Obsessive Compulsive Disorder
Obsessive Compulsive Disorder
Sometimes we can all be a little OCD
But Obsessive Compulsive Disorder (OCD) can be very distressing and interfere with a person’s ability to live a normal life. If you do have
OCD, evaluation research shows that a treatment program often helps improve symptoms and that the effects may be long lasting.
Symptoms of Obsessive Compulsive Disorder
Compulsive hand-washing or hand sanitizer use is so prevalent in OCD that “washers” has become a widely accepted category of OCD patient. The urge commonly stems from a fear of germs (the most common obsession seen in OCD), but it also can be rooted in fears of making others sick or of being impure or immoral.
When to seek help: If you think about germs even after washing your hands, worry that you’re not scrubbing well enough, or have irrational fears about disease (such as getting HIV from a shopping cart), it could be a sign that your hand-washing is compulsive. Elaborate hand-washing routines—needing to wash five times and get soap under each nail, for example—are another warning sign.
So-called checking behaviors—returning three, four, or even 20 times to make sure the oven is off or the front door is locked—are the most common compulsions associated with OCD, affecting nearly 30% of people with the disorder. Like other compulsive behaviors, checking can be driven by a variety of obsessions, ranging from a fear of getting hurt to deep-seated feelings of irresponsibility. It’s normal to double-check something once in a while. But if checking interferes with your daily life (by making you late for work, say), or becomes a ritual that you can’t do without, it could be a sign of OCD.
People with OCD who fall into the “washers” category also tend to clean compulsively. As with hand-washing, housecleaning is often a way of easing phobia about germs or feelings of impurity. Although cleaning can help chase these obsessive thoughts away, the relief does not last, and the urge to clean is often even stronger the next time.
If you spend hours a day cleaning, it’s almost certainly related to OCD, but it’s harder to know if cleaning for an hour a day could be a sign of OCD. It’s really the consequence of stopping, if you don’t clean, you get terribly anxious and fearful.
Some people with OCD perform tasks according to a certain numeric pattern or count to themselves as they do everyday things (such as climbing stairs or cleaning). These behaviors may be driven by superstitions. For instance, a belief that the number seven is good may lead someone to feel that they’ll hurt themselves or someone else if they don’t take seven steps at a time.
People with OCD can take organizing to the level of perfectionism. “It has to feel just right, look just right, be symmetrical,be the right number [of items],” Szymanski says. This fussiness is often driven by obsessions about order and symmetry.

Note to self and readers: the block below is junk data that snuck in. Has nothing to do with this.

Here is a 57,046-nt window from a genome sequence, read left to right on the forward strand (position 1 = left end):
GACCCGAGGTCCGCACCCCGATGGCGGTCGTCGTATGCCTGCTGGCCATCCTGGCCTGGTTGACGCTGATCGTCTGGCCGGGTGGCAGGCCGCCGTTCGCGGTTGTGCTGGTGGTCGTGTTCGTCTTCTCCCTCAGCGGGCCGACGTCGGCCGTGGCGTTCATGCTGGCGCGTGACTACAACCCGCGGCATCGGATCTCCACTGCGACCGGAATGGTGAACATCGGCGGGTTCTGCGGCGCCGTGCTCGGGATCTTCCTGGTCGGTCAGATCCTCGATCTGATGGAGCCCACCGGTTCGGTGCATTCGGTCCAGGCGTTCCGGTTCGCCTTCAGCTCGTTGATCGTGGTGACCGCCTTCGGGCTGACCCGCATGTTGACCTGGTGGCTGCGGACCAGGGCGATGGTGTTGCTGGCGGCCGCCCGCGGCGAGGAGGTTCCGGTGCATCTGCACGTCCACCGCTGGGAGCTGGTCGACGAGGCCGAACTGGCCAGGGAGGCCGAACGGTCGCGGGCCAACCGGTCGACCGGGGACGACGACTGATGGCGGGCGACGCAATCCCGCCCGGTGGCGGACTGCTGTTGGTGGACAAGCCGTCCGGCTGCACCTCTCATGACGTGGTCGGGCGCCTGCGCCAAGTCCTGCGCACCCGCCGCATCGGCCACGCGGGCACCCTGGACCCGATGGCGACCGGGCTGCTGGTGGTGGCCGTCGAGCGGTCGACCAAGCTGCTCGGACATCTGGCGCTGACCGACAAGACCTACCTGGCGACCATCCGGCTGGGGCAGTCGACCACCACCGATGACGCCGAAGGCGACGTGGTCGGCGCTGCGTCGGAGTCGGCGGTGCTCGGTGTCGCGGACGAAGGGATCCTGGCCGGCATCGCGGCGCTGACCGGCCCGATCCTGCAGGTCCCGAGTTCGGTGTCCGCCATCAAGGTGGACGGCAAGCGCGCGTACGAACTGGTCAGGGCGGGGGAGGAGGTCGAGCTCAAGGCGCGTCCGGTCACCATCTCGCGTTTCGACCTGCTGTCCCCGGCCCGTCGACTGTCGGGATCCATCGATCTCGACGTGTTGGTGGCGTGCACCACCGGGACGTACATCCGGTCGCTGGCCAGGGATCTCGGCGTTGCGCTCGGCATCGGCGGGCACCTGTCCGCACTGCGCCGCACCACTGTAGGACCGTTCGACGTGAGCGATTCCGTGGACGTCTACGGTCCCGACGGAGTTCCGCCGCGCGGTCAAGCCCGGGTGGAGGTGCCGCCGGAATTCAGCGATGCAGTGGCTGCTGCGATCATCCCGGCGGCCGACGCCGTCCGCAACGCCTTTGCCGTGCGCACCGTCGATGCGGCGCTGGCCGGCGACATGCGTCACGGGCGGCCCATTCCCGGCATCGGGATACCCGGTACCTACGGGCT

When to seek help. You may be neat and organized and like things a certain way, but it is out of preference, OCD enters in when “want to” becomes “have to”. Some people enjoy a tidy desk and find it helpful, whereas people with OCD may not necessarily want to organize their desk but feel they must, in order to relieve their anxiety.
Unwanted sexual thoughts
Recurring unwanted thoughts about inappropriate or taboo sexual behavior frequently occur in OCD. Patients may imagine for an instant that they are going to grope their coworker or molest a child, or wonder if they are gay instead of straight (or vice versa). The content of the thoughts may be about violence. Someone with OCD thinks, ‘These thoughts are terrible, no one else has them, what do they mean about me.'” Changing your behavior as a result of these thoughts—avoiding gay friends or a coworker you’ve thought about sexually, for instance—is another red flag.
Dwelling on relationships
People with OCD are known to obsessively dissect their relationships with friends, coworkers, romantic partners, and family members. For example, they may dwell at length on whether an offhand comment at work alienated a coworker, or whether a small misunderstanding ruined a romantic relationship. This mind-set may reflect an exaggerated sense of responsibility and difficulty accepting uncertainty. Breaking up with a girlfriend or boyfriend can make anyone ‘obsess,’ whether or not they have OCD. But it may be a sign of OCD if thoughts like this get stuck in your head and snowball into excessive self-doubt or fears of being a bad person.
One way people with OCD try to soothe their anxiety is by asking for the opinion of their friends and family. If they’re concerned they embarrassed themselves at a party, for instance, they may repeatedly ask a friend to replay the incident. Asking friends to weigh in (“Does my house seem dirty to you?”) can also be a strategy for avoiding compulsive behaviors.
When to seek help: Everyone uses their friends as a sounding board, but if you catch yourself repeating the same question over and over—or if your friend points this out—it could signal OCD. What’s more, the reassurance you get from loved ones could be enabling your obsessiveness.
Hating your looks
Body dysmorphic disorder (BDD) is a condition related to OCD in which people fixate on a part of their body they consider abnormal or unattractive—often their nose, skin, or hair. (Unlike eating disorders, BDD doesn’t involve a focus on weight or diet changes.) The obsessive thoughts associated with BDD are very similar to those seen in OCD. Many people with BDD also have OCD and worry about the cleanliness of their body in addition to how it looks. It’s normal to dislike some aspects of your features. But people with BDD may spend hours a day checking the mirror.
The psychologist at Westbourne Park Psychology who can help you with OCD is: